DDC 170-179: What are you reading under there?

A Teach Me How To Dewey production

This Is How We Dewey:

  • 170 Ethics
  • 171 Ethical systems
  • 172 Political ethics
  • 173 Ethics of family relationships
  • 174 Occupational ethics
  • 175 Ethics of recreation and leisure
  • 176 Ethics of sex and reproduction
  • 177 Ethics of social relations
  • 178 Ethics of consumption
  • 179 Other ethical norms

Time to get ethical, everyone. In our continuing journey through the 100s, I’ve noticed that the focus thus far has been on how and what to think vis a vis psychology, logic, and philosophical schools of thought. Now, with ethics, we’ve dipped our toes into action, or more specifically how what we think should influence what we do. Almost every profession or discipline has a branch of professional ethics that tackle the what-ifs and sticky situations of the vocation.

For libraries, these often involve heady topics like intellectual freedom, the right to privacy, and the dos and don’ts of access and collection development. A popular manifestation of this is ALA’s Banned Books Week, wherein libraries feature frequently challenged books and debate how best to protect the freedom to read when it’s under attack. (Speaking of under, the most frequently challenged book of 2013? Captain Underpants. Yep.)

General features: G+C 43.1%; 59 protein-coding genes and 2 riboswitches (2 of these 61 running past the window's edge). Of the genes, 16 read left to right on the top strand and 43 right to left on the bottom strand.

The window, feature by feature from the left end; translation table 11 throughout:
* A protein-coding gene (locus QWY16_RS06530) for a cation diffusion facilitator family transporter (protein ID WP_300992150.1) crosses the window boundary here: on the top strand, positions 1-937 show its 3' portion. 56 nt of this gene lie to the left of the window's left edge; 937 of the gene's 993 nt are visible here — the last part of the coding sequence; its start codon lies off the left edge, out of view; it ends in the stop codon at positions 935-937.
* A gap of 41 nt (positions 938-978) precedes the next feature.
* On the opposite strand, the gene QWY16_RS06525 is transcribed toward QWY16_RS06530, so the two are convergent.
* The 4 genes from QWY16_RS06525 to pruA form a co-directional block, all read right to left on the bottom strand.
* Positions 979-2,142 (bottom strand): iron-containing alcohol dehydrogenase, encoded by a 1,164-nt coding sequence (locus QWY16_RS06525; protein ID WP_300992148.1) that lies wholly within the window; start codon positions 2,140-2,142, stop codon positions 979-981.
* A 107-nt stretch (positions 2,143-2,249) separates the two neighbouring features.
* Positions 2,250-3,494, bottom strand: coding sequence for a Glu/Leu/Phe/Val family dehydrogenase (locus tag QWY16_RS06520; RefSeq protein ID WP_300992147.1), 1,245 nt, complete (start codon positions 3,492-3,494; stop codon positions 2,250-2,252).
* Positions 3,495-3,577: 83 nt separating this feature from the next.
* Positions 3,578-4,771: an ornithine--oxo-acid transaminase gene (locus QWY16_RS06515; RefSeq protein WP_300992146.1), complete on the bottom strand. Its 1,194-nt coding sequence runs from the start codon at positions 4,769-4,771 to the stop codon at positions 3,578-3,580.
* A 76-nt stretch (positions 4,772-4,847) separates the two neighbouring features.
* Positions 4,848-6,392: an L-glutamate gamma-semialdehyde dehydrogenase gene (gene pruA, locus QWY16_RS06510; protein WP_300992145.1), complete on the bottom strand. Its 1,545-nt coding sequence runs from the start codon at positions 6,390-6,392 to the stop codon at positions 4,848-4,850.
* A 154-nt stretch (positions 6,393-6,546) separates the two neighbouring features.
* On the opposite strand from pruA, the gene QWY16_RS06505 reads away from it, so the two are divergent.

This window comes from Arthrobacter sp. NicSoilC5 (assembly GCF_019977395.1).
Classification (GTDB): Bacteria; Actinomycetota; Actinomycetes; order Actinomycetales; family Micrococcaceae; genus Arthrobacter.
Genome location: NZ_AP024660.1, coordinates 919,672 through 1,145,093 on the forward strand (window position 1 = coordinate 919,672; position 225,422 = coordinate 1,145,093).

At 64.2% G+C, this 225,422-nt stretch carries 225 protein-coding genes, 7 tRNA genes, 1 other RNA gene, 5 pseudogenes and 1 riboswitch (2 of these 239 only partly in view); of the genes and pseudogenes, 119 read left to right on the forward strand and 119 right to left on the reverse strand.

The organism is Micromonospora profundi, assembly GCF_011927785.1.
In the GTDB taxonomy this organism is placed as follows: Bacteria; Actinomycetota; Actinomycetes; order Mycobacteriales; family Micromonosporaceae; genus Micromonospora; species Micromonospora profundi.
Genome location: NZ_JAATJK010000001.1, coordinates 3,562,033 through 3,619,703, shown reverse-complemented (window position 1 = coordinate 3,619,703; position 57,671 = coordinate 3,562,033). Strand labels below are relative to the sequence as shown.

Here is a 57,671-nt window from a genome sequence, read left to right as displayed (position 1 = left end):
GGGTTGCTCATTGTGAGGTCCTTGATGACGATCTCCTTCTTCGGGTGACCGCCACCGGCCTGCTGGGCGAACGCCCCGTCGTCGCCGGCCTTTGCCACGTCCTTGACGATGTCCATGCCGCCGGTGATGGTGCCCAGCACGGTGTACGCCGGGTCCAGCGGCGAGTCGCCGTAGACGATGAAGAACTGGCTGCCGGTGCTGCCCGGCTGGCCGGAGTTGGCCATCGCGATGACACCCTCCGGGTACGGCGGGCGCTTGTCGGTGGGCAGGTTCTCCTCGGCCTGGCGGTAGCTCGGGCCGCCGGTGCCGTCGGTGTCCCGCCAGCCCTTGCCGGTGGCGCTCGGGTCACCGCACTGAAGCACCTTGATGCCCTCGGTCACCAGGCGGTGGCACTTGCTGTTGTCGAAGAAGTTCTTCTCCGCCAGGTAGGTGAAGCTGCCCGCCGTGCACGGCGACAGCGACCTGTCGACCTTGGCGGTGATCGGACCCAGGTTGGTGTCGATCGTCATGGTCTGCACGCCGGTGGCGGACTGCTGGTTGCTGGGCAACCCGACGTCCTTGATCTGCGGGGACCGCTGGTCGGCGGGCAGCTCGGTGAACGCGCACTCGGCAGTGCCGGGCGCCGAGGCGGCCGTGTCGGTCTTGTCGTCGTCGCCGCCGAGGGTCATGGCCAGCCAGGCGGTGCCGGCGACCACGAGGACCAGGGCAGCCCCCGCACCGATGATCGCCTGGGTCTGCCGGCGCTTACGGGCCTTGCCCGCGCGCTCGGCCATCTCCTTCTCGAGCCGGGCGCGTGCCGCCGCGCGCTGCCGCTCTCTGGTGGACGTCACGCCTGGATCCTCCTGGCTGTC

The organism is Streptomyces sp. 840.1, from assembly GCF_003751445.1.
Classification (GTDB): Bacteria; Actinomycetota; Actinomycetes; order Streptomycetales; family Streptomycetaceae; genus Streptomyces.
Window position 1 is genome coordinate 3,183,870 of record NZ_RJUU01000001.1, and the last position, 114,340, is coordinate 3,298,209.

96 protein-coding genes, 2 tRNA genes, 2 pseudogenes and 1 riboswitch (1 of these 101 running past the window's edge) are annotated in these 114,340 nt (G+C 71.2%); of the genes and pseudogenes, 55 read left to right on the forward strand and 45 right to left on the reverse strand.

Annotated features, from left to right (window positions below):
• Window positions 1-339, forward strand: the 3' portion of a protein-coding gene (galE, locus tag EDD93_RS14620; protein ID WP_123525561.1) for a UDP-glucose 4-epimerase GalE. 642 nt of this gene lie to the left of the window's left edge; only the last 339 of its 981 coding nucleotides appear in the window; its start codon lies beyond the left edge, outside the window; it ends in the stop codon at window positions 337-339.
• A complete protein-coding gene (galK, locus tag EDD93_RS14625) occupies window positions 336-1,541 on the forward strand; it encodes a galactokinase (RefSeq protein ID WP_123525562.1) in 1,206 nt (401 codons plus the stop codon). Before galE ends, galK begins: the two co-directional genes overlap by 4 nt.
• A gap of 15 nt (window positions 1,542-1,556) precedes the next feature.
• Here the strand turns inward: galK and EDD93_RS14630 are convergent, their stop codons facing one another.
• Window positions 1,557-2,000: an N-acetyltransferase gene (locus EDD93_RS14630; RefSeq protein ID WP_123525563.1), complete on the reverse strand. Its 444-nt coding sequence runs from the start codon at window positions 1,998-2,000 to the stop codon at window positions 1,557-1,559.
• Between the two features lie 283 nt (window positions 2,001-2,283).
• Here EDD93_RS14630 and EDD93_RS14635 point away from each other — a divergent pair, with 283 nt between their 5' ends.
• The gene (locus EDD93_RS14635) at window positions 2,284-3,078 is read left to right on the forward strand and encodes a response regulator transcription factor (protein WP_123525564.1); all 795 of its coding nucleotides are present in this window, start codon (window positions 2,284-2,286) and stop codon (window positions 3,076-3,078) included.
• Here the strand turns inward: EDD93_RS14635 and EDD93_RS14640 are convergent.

So while your local librarians fight to keep a children’s book series about a scantily clad superhero on the shelves, consider the occupational and ethical absurdities you have to deal with in your own profession. Any wild examples?

The Dew3:

True Enough: Learning to Live in a Post-fact Society
By Farhad Manjoo
Dewey: 177.3
Random Sentence: “Presidents, for one, don’t matter much, they found.”

How We Behave at the Feast: Reflections on Living in An Age of Plenty
By Dwight Currie
Dewey: 170.44
Random Sentence: “When all else fails, you’ve always got mail.”

How to Be A Hepburn in A Hilton World: The Art of Living With Style, Class, and Grace
By Jordan Christy
Dewey: 170.842
Random Sentence: “The same goes for Lifehouse’s hunky front man, Jason Wade.”

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